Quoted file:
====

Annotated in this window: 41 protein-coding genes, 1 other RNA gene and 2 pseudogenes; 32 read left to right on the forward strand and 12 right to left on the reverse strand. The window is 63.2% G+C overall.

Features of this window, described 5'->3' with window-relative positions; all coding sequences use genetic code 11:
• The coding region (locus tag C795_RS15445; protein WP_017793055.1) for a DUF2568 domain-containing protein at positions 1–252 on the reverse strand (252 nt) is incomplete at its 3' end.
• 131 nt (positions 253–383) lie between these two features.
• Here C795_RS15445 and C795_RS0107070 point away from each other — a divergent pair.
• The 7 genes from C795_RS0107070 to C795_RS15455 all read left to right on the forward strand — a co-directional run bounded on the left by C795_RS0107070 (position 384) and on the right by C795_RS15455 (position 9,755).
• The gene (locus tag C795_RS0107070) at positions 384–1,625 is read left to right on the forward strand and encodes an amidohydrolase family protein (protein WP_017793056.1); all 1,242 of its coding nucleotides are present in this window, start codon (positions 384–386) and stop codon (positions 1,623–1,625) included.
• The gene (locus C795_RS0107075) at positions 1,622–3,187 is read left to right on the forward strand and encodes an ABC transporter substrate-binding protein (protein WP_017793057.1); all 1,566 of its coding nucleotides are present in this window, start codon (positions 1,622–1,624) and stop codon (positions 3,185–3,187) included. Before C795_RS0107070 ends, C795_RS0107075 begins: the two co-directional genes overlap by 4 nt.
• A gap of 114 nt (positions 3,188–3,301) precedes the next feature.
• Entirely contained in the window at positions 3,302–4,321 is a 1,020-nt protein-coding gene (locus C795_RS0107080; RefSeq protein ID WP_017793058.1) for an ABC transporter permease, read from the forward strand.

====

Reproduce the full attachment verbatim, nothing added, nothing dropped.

Annotated in this window: 41 protein-coding genes, 1 other RNA gene and 2 pseudogenes; 32 read left to right on the forward strand and 12 right to left on the reverse strand. The window is 63.2% G+C overall.

Features of this window, described 5'->3' with window-relative positions; all coding sequences use genetic code 11:
• The coding region (locus tag C795_RS15445; protein WP_017793055.1) for a DUF2568 domain-containing protein at positions 1–252 on the reverse strand (252 nt) is incomplete at its 3' end.
• 131 nt (positions 253–383) lie between these two features.
• Here C795_RS15445 and C795_RS0107070 point away from each other — a divergent pair.
• The 7 genes from C795_RS0107070 to C795_RS15455 all read left to right on the forward strand — a co-directional run bounded on the left by C795_RS0107070 (position 384) and on the right by C795_RS15455 (position 9,755).
• The gene (locus tag C795_RS0107070) at positions 384–1,625 is read left to right on the forward strand and encodes an amidohydrolase family protein (protein WP_017793056.1); all 1,242 of its coding nucleotides are present in this window, start codon (positions 384–386) and stop codon (positions 1,623–1,625) included.
• The gene (locus C795_RS0107075) at positions 1,622–3,187 is read left to right on the forward strand and encodes an ABC transporter substrate-binding protein (protein WP_017793057.1); all 1,566 of its coding nucleotides are present in this window, start codon (positions 1,622–1,624) and stop codon (positions 3,185–3,187) included. Before C795_RS0107070 ends, C795_RS0107075 begins: the two co-directional genes overlap by 4 nt.
• A gap of 114 nt (positions 3,188–3,301) precedes the next feature.
• Entirely contained in the window at positions 3,302–4,321 is a 1,020-nt protein-coding gene (locus C795_RS0107080; RefSeq protein ID WP_017793058.1) for an ABC transporter permease, read from the forward strand.